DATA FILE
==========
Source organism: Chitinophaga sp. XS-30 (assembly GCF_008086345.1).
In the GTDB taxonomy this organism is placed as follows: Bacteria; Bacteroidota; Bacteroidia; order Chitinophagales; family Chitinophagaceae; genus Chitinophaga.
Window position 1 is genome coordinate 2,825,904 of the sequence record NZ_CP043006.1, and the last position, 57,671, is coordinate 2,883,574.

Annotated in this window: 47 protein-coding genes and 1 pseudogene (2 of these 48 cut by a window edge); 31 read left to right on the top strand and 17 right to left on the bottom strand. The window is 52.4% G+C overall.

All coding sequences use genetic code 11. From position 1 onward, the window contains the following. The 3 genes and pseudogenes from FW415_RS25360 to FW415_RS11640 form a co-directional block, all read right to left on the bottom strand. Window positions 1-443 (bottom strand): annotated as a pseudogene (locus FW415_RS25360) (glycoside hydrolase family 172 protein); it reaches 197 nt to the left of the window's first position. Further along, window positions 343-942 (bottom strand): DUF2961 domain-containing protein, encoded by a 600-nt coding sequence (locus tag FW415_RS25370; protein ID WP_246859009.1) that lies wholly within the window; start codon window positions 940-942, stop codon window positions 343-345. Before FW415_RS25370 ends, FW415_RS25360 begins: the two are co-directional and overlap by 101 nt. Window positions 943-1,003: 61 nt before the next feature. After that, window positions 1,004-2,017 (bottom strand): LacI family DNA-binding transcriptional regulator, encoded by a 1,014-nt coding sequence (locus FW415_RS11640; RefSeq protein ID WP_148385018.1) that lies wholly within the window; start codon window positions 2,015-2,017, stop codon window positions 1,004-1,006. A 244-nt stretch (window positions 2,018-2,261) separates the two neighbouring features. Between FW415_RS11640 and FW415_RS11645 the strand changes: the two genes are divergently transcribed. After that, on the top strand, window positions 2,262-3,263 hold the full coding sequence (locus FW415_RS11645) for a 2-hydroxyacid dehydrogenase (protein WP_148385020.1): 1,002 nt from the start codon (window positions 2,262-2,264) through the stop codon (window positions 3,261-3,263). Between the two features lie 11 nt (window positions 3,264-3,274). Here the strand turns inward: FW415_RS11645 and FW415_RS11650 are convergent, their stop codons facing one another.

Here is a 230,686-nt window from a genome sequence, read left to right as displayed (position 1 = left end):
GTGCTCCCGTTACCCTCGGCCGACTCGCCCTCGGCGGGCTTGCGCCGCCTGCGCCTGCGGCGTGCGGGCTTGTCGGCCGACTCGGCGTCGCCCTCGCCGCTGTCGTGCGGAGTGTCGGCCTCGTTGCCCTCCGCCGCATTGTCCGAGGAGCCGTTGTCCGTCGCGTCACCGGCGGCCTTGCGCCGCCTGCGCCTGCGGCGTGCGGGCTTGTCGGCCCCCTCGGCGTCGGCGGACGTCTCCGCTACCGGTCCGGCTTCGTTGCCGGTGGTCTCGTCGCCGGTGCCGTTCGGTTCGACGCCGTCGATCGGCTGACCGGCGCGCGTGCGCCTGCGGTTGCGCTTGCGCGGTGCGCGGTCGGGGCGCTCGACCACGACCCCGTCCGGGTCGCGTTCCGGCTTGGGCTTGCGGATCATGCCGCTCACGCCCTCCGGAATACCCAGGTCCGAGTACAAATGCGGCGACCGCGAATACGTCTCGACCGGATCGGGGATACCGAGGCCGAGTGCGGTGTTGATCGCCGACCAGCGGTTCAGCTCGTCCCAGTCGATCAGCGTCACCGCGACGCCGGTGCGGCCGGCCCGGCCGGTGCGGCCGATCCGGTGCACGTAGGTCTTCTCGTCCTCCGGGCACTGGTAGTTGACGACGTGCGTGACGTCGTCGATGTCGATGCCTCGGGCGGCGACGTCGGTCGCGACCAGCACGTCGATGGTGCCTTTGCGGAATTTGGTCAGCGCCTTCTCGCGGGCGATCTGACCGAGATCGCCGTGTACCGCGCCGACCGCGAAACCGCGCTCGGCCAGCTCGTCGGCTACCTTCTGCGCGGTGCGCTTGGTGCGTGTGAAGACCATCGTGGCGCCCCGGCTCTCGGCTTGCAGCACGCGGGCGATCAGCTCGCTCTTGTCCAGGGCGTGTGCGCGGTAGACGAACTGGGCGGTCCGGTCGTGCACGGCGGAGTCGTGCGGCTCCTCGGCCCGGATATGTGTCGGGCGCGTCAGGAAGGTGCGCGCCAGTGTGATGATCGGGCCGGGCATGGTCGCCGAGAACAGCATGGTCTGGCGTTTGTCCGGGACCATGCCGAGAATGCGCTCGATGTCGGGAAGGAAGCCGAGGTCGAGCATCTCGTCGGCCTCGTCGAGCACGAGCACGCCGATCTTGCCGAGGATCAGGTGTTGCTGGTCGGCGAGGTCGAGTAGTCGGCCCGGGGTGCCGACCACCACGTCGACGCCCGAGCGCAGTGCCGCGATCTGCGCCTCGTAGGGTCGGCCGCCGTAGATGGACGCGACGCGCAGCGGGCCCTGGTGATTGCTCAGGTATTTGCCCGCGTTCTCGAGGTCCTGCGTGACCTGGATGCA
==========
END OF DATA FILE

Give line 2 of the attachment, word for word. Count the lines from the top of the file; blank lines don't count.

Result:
In the GTDB taxonomy this organism is placed as follows: Bacteria; Bacteroidota; Bacteroidia; order Chitinophagales; family Chitinophagaceae; genus Chitinophaga.